Significant attention has recently focused on retirements from the House of Representatives and the Senate, prior to the upcoming presidential election in 2020. The reasons are various: declining health, scandal, or perhaps as the unstated notion: fear of losing in a heated political theatre.
Nonetheless, the 116th Congress’ Casualty List seems to add another Congressional official by the day.
Accelerating retirements, especially among Republicans, are changing demographics and diminished voter support in suburban areas. While these areas were once considered a bastion of the party’s support, the election of Donald J. Trump in 2016 has pushed away two of the party’s key voting blocs: suburbanites and women.
Formerly safe Republican seats such as Georgia’s 6th & 7th Districts, have in the last two election cycles attracted national attention. While the 6th District became a Democratic held seat after the 2018 midterm election, Republicans narrowly held the 7th by just 433 votes.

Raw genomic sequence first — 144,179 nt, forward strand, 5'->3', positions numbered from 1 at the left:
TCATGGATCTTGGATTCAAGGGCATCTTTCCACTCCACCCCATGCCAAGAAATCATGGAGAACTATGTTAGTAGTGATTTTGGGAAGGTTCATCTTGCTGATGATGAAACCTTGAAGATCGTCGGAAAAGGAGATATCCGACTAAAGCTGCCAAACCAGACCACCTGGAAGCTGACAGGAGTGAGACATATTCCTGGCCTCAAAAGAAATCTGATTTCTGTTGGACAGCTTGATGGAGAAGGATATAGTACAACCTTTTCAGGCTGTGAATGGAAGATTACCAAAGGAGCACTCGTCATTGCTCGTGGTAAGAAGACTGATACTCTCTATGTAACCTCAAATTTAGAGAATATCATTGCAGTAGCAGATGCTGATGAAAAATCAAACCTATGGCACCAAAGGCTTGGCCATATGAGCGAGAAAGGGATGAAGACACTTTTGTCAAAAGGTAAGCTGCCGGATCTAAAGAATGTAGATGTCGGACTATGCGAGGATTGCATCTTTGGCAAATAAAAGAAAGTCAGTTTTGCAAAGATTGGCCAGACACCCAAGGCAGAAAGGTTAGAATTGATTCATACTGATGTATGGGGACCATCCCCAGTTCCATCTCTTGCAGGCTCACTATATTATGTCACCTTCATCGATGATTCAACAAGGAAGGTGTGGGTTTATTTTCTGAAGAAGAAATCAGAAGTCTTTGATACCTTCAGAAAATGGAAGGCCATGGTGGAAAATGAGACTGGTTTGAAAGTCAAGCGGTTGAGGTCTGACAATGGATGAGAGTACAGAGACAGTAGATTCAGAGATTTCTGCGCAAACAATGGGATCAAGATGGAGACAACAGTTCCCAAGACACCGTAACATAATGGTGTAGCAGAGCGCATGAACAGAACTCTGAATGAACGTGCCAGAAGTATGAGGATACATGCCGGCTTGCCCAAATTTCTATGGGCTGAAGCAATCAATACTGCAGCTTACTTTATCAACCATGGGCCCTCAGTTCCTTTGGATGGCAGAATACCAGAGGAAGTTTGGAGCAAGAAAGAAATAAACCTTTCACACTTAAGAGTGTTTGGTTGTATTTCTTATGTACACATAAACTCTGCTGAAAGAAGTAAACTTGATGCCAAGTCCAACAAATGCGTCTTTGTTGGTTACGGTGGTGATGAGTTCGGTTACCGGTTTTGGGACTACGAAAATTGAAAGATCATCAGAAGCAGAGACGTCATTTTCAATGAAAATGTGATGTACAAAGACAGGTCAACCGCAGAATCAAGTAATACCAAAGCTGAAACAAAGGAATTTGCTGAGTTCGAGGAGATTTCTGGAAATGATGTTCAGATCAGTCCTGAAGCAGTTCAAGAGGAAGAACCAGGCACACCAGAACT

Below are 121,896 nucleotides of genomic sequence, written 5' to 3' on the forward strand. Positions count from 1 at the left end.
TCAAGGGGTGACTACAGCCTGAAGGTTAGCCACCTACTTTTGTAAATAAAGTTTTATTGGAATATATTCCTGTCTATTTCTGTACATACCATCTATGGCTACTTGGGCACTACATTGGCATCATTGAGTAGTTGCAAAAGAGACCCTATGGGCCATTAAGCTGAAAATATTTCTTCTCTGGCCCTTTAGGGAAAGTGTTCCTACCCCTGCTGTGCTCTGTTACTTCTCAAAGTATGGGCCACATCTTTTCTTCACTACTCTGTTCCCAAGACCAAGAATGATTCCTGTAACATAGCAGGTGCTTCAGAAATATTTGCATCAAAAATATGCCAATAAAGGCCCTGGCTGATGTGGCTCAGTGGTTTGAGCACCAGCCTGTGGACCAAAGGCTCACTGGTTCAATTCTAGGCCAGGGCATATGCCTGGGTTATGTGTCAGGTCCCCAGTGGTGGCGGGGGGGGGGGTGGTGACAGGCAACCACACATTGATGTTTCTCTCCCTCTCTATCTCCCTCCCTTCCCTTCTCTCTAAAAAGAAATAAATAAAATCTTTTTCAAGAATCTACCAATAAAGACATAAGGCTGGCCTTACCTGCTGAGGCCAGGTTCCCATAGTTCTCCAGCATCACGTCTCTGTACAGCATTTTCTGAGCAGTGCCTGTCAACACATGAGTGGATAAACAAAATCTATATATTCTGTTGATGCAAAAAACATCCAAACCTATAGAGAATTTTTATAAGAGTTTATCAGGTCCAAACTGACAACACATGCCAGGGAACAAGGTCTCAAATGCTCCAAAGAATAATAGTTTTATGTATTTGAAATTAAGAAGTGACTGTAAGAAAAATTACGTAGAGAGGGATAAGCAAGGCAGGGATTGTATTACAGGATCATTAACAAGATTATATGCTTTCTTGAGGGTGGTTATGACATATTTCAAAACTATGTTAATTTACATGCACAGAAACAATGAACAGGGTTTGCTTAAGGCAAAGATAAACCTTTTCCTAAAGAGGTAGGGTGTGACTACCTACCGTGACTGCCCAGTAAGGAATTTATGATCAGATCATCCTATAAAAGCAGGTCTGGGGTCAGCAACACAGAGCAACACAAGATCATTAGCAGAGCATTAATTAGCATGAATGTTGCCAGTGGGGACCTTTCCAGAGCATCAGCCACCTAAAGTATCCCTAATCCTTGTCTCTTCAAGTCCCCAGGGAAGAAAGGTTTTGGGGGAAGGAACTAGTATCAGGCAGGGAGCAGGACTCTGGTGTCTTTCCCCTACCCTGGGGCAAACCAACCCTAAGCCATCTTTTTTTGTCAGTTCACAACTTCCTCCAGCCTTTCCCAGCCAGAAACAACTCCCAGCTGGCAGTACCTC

To date, 25 Republicans in the House are declining to seek re-election, while 9 Democrats are following suit. Four Republicans and Three Democrats are seeking other offices.
While it remains too early to predict who will control the House in 2021, the number of Republicans retiring is almost the same as before the 2018 midterms.
The full dataset is below: